Think they’ll do this? 
Will it cut into their profits? 
Answer that question and you’ll know the answer. 
Fake greens need not think about the reality of this situation and all these bird deaths.

For weather forecasting purposes, of course, the radar signals caused by bird flocks are filtered out. But the Cornell researchers, including Horton and Benjamin Van Doren, a zoologist who recently moved to Oxford University in the U.K., realized that birds' nighttime flights could be used to generate real-time maps that could help save birds' lives.

After working for several years to integrate the signals from a network of weather radar systems across the U.S., the scientists a few weeks ago started posting automated bird migration forecasts and real-time tracking maps at the lab's website,

Van Doren and Horton hope wind farm operators will heed the forecasts and maps — which are drawn from 143 weather radar systems across the country — and stop or slow their wind turbines temporarily when large numbers of birds are flying through the area.
One solution to the bird-strike problem might be to raise the turbines' so-called "cut-in speed." That's the wind speed above which it makes economic sense to run the turbines. Wind turbines operate more efficiently at the high wind speeds, Horton says, while birds tend to avoid flying on windy nights.

"If we're getting large pulses of [migrating birds] coming through on a handful of nights, then altering their strategies for just, say, five nights versus doing nothing, then it may have a big impact," he says of wind farm operators.

The bird migration maps could also make it possible to switch off some of the lights on tall buildings and communication towers at peak times. The lights on such structures are known to confuse birds flying at night, and result in many fatal collisions, according to Horton.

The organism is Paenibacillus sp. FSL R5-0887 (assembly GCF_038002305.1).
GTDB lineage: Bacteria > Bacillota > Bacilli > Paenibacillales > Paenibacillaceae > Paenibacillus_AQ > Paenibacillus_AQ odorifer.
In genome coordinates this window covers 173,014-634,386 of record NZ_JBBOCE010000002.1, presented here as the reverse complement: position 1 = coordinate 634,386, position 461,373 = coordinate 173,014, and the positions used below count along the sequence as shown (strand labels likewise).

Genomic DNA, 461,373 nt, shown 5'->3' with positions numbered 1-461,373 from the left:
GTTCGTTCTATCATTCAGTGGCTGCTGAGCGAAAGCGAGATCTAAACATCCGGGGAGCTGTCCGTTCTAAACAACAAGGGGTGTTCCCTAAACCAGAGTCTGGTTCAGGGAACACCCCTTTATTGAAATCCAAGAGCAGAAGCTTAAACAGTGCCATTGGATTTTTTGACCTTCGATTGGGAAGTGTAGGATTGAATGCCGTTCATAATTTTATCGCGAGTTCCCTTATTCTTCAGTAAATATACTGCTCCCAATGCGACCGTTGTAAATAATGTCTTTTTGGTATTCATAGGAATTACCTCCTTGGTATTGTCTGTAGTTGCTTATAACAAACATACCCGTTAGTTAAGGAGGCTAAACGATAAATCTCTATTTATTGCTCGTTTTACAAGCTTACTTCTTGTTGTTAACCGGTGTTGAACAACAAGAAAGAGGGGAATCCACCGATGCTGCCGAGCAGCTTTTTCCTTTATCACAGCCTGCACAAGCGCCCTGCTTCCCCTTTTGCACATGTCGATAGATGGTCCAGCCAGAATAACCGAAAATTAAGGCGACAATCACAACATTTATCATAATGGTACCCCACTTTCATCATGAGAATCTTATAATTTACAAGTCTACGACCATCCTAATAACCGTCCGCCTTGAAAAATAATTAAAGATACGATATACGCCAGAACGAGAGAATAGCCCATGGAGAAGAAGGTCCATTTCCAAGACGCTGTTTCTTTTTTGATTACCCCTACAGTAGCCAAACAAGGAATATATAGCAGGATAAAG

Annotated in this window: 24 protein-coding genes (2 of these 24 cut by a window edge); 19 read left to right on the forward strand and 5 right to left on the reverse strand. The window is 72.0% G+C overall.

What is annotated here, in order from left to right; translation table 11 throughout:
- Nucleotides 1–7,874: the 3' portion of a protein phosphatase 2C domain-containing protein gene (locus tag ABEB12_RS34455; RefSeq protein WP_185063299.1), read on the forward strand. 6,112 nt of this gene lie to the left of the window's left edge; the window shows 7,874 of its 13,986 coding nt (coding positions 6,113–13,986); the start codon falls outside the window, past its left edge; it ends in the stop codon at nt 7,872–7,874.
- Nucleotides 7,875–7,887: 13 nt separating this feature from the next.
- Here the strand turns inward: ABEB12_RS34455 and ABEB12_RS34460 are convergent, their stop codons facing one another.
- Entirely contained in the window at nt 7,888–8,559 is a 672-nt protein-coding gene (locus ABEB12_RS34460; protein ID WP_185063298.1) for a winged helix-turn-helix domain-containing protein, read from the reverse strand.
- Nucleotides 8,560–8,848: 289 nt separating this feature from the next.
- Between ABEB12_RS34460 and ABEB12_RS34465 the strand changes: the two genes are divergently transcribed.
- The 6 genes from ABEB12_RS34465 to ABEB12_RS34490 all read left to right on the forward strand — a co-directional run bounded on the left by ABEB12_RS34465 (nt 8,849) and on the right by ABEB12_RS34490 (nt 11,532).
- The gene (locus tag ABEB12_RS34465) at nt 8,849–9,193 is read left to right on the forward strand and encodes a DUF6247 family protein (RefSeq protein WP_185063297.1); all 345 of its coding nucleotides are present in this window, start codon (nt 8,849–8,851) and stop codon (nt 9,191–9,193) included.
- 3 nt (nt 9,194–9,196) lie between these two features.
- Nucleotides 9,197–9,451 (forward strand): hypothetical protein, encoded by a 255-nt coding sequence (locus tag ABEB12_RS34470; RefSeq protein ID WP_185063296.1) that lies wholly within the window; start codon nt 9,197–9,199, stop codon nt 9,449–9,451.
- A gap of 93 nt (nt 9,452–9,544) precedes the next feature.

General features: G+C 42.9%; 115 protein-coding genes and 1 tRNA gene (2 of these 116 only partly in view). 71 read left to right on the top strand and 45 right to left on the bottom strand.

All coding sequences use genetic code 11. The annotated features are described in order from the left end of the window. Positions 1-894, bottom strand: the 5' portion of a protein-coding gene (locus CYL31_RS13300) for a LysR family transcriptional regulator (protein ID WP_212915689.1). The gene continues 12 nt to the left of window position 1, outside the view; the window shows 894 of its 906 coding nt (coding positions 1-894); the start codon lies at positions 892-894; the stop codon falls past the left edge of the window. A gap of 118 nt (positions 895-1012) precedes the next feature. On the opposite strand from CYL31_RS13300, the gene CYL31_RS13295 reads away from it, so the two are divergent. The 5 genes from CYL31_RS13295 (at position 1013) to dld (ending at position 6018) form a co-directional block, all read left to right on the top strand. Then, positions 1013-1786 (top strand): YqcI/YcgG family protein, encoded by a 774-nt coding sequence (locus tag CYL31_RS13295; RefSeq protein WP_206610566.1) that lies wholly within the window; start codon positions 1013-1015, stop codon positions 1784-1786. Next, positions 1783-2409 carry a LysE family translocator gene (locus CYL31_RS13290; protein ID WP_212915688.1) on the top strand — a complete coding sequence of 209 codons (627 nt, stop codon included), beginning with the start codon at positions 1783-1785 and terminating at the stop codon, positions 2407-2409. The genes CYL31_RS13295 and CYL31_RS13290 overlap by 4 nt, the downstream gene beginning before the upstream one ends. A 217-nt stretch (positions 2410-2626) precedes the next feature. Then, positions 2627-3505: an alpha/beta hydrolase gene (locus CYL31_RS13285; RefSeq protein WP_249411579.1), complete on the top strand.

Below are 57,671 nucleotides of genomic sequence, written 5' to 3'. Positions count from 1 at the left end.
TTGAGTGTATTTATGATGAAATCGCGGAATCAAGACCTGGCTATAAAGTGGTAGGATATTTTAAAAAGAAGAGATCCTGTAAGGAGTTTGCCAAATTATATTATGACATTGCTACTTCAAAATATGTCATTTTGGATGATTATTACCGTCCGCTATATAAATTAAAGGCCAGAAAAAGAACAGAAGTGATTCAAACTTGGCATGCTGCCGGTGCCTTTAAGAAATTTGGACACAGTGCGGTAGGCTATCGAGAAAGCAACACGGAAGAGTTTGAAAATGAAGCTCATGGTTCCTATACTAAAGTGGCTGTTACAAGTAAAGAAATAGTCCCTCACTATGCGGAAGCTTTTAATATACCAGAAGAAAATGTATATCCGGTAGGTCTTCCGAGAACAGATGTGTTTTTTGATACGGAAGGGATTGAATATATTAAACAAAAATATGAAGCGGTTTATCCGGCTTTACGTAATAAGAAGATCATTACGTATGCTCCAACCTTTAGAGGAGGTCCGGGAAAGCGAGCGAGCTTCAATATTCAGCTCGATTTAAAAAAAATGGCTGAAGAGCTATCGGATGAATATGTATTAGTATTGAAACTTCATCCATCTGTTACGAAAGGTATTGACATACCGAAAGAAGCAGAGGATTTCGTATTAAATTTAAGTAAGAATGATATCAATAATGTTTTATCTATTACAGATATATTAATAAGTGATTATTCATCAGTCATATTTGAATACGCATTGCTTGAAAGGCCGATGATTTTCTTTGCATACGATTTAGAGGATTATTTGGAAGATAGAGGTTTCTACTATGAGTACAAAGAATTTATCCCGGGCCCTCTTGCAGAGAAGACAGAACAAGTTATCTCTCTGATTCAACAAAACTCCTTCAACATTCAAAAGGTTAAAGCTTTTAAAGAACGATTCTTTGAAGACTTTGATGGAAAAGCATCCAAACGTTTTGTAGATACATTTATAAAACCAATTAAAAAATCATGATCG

Given the short period of time that the maps and forecasts have been online, it's too soon to tell whether they're having a beneficial impact. But the researchers are hoping for good results. Says Horton, "We really want to see some conservation come out of this, hopefully to reduce some of the mortality."

Large cities, with excessively tall buildings, also kill lots of birds... Like in Toronto
But the street cleaner can clean them up before anybody really sees them.  

Which is another issue the phony greens gloss over- building taller buildings to pack more people into, factory human farming style, present many issues that go ignored. 

Image from Gary- Taken at Leslie Spit, Toronto


  1. Wow. Thanks for posting this distressing story. I'm a bird watcher/lover too. In Portland we had a bald eagle couple as "neighbors" for the last few years we lived there. Here in central Ohio we've got a backyard full of birds. I've spotted bluebirds, cardinals, blue jays, a couple of different woodpeckers, titmouse, Northern Flickers, robins, purple finches and the various small birds. Those are what I've seen without even getting my binoculars out. The photo of the golden eagle makes my heart hurt.

    1. Hey Gwen:
      the photo of the eagle hurt my heart as well ( I had to chuckle that you wrote that because it's an expression that I use also- And it feels like a real pain too!)

      I'm smitten with bald eagles (heart thumping)